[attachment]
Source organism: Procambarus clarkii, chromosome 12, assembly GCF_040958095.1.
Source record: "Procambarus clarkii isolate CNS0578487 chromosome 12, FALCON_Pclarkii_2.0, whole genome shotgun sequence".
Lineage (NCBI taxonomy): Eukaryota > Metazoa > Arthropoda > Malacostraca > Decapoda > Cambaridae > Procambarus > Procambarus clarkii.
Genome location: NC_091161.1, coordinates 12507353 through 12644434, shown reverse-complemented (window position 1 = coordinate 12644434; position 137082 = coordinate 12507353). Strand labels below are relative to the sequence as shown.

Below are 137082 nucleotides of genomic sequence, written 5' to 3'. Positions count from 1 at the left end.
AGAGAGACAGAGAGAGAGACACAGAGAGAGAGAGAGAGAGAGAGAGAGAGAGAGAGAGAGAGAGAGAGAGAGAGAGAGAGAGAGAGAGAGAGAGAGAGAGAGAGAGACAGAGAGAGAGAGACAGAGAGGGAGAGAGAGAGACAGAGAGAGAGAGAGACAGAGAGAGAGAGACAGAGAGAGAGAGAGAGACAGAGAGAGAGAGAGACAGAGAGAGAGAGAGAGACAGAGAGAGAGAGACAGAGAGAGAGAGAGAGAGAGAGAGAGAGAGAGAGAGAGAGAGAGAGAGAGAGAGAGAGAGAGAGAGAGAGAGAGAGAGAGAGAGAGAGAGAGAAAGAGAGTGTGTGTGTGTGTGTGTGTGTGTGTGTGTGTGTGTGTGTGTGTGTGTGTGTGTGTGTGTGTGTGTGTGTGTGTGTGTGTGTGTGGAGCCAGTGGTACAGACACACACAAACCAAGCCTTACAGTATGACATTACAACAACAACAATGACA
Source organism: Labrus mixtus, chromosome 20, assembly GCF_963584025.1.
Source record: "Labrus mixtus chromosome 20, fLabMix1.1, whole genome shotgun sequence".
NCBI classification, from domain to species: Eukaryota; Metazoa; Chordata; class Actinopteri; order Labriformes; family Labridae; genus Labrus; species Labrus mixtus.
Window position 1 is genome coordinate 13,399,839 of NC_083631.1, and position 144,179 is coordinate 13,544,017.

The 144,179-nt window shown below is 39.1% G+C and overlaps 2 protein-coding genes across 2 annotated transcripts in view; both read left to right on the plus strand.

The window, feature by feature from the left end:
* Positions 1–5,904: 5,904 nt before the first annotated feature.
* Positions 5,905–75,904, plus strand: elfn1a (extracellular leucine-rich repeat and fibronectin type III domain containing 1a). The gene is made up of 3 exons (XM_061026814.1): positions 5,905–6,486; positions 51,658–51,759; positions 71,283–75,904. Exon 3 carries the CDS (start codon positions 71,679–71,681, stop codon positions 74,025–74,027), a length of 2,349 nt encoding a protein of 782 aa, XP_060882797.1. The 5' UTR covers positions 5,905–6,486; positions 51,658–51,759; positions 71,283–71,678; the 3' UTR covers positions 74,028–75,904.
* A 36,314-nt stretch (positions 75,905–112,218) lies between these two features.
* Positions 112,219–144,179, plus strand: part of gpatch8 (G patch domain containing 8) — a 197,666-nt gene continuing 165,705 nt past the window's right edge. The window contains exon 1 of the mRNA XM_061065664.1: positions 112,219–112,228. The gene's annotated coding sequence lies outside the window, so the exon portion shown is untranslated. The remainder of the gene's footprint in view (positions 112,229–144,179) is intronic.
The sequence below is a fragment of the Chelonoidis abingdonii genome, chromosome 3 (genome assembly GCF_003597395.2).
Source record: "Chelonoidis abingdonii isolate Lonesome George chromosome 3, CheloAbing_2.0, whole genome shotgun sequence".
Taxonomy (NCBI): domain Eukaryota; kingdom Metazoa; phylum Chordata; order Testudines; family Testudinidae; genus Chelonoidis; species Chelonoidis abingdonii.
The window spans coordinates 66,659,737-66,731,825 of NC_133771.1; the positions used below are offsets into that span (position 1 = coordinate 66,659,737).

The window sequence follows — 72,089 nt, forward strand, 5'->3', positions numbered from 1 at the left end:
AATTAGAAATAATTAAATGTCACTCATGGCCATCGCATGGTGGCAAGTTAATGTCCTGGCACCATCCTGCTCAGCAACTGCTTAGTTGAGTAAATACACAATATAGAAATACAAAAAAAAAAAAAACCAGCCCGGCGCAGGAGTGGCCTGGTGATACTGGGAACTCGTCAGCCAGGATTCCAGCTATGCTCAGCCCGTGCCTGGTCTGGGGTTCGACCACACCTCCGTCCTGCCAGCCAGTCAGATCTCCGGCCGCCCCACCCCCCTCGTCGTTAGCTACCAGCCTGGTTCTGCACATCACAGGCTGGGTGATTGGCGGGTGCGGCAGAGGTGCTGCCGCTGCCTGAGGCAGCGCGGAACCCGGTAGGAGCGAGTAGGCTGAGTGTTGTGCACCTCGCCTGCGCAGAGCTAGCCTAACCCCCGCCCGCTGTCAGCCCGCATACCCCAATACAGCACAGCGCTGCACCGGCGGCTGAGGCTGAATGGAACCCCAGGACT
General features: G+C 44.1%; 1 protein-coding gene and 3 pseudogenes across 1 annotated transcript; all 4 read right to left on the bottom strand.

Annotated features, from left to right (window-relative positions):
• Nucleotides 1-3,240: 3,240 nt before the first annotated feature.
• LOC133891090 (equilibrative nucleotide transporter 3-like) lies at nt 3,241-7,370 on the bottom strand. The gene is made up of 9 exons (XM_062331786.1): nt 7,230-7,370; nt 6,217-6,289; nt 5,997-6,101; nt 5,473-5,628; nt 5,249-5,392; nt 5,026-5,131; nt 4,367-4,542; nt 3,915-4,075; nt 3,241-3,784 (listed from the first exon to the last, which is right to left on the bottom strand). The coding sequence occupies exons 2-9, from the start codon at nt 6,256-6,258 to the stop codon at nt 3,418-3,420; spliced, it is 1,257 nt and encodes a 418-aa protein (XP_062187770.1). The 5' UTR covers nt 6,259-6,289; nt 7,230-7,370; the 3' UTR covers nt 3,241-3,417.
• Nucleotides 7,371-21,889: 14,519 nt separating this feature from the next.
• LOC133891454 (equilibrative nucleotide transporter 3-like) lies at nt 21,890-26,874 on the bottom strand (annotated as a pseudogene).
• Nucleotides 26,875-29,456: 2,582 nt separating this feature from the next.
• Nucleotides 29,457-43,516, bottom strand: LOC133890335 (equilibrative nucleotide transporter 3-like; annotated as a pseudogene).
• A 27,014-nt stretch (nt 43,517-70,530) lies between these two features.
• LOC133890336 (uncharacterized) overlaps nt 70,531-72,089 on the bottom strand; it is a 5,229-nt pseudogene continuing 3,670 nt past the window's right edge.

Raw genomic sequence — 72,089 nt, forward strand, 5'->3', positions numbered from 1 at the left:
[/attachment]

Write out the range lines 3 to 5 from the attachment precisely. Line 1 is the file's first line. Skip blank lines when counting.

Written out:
Lineage (NCBI taxonomy): Eukaryota > Metazoa > Arthropoda > Malacostraca > Decapoda > Cambaridae > Procambarus > Procambarus clarkii.
Genome location: NC_091161.1, coordinates 12507353 through 12644434, shown reverse-complemented (window position 1 = coordinate 12644434; position 137082 = coordinate 12507353). Strand labels below are relative to the sequence as shown.

Below are 137082 nucleotides of genomic sequence, written 5' to 3'. Positions count from 1 at the left end.